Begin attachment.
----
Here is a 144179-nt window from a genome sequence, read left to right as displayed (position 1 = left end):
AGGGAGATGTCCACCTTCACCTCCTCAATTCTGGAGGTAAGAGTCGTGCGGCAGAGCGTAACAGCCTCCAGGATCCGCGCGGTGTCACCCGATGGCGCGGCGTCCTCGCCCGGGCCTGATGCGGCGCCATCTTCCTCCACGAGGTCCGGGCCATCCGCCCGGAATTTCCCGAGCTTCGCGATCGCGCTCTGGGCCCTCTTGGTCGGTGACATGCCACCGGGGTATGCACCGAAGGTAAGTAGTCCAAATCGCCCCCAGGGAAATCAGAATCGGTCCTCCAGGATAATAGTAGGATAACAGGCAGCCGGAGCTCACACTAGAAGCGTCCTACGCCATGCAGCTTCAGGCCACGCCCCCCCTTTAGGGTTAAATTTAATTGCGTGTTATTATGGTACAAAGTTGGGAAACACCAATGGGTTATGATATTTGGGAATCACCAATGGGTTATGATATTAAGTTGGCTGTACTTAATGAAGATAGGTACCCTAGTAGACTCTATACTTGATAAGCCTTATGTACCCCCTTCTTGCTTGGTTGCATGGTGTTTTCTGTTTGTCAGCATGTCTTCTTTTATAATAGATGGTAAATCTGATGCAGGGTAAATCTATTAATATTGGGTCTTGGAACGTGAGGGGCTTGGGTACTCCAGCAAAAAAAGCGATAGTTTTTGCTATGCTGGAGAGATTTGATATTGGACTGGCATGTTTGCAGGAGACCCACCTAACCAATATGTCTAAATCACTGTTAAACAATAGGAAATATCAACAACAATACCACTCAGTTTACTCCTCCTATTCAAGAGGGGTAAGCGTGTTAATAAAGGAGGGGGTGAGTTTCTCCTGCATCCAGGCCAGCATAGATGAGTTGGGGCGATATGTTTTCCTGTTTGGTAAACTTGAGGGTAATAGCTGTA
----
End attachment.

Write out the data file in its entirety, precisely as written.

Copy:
Here is a 144179-nt window from a genome sequence, read left to right as displayed (position 1 = left end):
AGGGAGATGTCCACCTTCACCTCCTCAATTCTGGAGGTAAGAGTCGTGCGGCAGAGCGTAACAGCCTCCAGGATCCGCGCGGTGTCACCCGATGGCGCGGCGTCCTCGCCCGGGCCTGATGCGGCGCCATCTTCCTCCACGAGGTCCGGGCCATCCGCCCGGAATTTCCCGAGCTTCGCGATCGCGCTCTGGGCCCTCTTGGTCGGTGACATGCCACCGGGGTATGCACCGAAGGTAAGTAGTCCAAATCGCCCCCAGGGAAATCAGAATCGGTCCTCCAGGATAATAGTAGGATAACAGGCAGCCGGAGCTCACACTAGAAGCGTCCTACGCCATGCAGCTTCAGGCCACGCCCCCCCTTTAGGGTTAAATTTAATTGCGTGTTATTATGGTACAAAGTTGGGAAACACCAATGGGTTATGATATTTGGGAATCACCAATGGGTTATGATATTAAGTTGGCTGTACTTAATGAAGATAGGTACCCTAGTAGACTCTATACTTGATAAGCCTTATGTACCCCCTTCTTGCTTGGTTGCATGGTGTTTTCTGTTTGTCAGCATGTCTTCTTTTATAATAGATGGTAAATCTGATGCAGGGTAAATCTATTAATATTGGGTCTTGGAACGTGAGGGGCTTGGGTACTCCAGCAAAAAAAGCGATAGTTTTTGCTATGCTGGAGAGATTTGATATTGGACTGGCATGTTTGCAGGAGACCCACCTAACCAATATGTCTAAATCACTGTTAAACAATAGGAAATATCAACAACAATACCACTCAGTTTACTCCTCCTATTCAAGAGGGGTAAGCGTGTTAATAAAGGAGGGGGTGAGTTTCTCCTGCATCCAGGCCAGCATAGATGAGTTGGGGCGATATGTTTTCCTGTTTGGTAAACTTGAGGGTAATAGCTGTA